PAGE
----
Switzerland Leaves the European Monetary Union

Oh. You didn’t know that Switzerland was part of the European Monetary Union? You thought that the Swiss used their own currency, the Swiss franc? In a definitional sense only, you are correct. Within its monopolized currency area, the political boundaries of Switzerland, the Swiss franc is legal tender. But for approximately three years the Swiss National Bank has maintained a Swiss franc to euro ratio of 1.2 francs per euro. The usual suspects, exporters, were the driving political force behind the SNB’s policy. They feared fewer sales to eurozone countries should the franc cost more in euro terms. This policy made the European Central Bank (ECB) the determinant of monetary policy in Switzerland and relegated the Swiss National Bank to the mechanical role of currency board. When the Swiss franc started to appreciate against the euro, meaning that buyers were willing to accept fewer than 1.2 francs per euro, the Swiss National Bank printed francs and bought euros. Over the last three years as demand for Swiss francs from euro holders increased, the SNB’s balance sheet exploded with new euro reserves. However, as the world now knows, in a surprise move the SNB abandoned its currency peg policy. Today the franc exchanges approximately one for one with the euro, meaning that the franc has appreciated by approximately twenty percent against the euro.


As far as I know the SNB has made no official announcement of the reason for its surprise move. I suspect that the Swiss people had made themselves heard that they feared inflation from the ECB’s imminent quantitative easing policy.  The Swiss gold referendum on November 30 would have required their central bank to hold a fixed percent of reserves in the form of gold. It was defeated only after the major political parties and the SNB amounted a concerted anti-referendum blitz. Still in control of their own currency, it was a relatively simple matter for Switzerland, in effect,  to veto the ECB’s proposed policy by abandoning the currency peg. This shows the rest of Europe that at least one nation does not fear returning to full control of its currency nor does it fear the consequences of a temporary drop in exports. (The drop will be temporary, because Swiss import prices will fall and eurozone users will be awash with depreciated euros and willing to pay more for the Swiss franc.)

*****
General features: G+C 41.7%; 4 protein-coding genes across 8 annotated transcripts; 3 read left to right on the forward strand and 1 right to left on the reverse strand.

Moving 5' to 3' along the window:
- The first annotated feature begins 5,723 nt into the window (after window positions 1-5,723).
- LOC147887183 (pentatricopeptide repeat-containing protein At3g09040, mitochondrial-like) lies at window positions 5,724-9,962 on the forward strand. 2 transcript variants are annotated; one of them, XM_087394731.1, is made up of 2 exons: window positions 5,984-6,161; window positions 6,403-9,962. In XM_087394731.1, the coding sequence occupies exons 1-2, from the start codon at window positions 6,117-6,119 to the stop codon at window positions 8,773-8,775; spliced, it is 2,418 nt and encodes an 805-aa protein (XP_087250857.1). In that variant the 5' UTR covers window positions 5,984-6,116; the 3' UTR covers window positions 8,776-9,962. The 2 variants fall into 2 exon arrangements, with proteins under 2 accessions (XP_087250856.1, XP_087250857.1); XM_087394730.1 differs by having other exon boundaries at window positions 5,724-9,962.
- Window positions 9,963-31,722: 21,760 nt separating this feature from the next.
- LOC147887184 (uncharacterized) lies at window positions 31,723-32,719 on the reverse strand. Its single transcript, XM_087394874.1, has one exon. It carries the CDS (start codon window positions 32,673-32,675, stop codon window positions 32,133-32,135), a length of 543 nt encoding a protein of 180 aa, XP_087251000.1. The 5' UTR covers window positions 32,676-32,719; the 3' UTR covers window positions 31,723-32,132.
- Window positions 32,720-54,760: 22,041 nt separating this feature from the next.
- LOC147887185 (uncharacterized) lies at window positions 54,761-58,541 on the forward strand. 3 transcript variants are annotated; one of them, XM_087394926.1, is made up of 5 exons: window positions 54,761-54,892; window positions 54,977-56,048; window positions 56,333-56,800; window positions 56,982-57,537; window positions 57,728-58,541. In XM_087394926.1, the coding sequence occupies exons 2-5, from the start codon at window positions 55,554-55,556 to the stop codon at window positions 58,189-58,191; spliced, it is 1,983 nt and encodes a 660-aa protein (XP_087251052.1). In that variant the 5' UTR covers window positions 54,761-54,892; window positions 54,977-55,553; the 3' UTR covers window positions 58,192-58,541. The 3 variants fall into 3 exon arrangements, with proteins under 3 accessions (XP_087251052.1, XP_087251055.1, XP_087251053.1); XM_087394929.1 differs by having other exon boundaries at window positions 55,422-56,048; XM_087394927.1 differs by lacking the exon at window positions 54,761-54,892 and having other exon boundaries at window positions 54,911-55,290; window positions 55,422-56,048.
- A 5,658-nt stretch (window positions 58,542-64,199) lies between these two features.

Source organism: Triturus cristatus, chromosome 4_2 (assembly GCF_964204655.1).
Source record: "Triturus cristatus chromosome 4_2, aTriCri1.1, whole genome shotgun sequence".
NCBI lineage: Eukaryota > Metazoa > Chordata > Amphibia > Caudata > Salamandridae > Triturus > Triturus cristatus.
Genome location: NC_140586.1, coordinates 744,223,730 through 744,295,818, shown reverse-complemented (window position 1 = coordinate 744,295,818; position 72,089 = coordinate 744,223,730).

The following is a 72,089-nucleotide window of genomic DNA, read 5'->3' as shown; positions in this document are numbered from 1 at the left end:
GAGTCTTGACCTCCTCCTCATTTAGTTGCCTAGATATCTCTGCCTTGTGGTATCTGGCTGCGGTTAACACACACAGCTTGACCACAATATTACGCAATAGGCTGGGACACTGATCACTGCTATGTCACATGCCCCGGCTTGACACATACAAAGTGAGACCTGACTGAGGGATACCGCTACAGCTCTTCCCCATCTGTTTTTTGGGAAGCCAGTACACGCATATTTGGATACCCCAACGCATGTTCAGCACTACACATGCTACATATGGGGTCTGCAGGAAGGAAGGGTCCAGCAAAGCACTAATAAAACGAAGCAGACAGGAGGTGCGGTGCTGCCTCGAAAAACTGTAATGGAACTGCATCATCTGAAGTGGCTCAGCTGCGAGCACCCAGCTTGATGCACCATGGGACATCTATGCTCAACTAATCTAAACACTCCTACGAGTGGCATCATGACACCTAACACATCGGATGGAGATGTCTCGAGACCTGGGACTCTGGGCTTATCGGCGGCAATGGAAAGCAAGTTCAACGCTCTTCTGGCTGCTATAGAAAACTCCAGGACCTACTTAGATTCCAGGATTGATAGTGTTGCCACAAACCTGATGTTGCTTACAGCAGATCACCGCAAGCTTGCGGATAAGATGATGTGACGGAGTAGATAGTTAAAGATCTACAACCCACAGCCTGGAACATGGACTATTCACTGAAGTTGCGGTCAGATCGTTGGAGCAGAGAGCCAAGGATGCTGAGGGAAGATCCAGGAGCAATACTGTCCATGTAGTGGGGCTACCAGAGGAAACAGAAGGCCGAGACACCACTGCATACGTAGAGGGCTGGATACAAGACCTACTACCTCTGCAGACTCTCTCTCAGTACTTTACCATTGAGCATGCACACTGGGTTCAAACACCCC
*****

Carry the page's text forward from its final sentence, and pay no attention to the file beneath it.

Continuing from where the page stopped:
The lesson is clear. If Switzerland can retake control of its money, so can any eurozone nation. The process may take longer, as the country reissues is own currency and re-denominates its bank accounts in local currency terms, but it can be done. Already there are reports that the Danish central bank is contemplating abandoning its currency peg of approximately 7.5 krone per euro.  If the sky does not fall on Switzerland and Denmark, other nations may follow. Does anyone know how to say deutsche mark?

Patrick Barron

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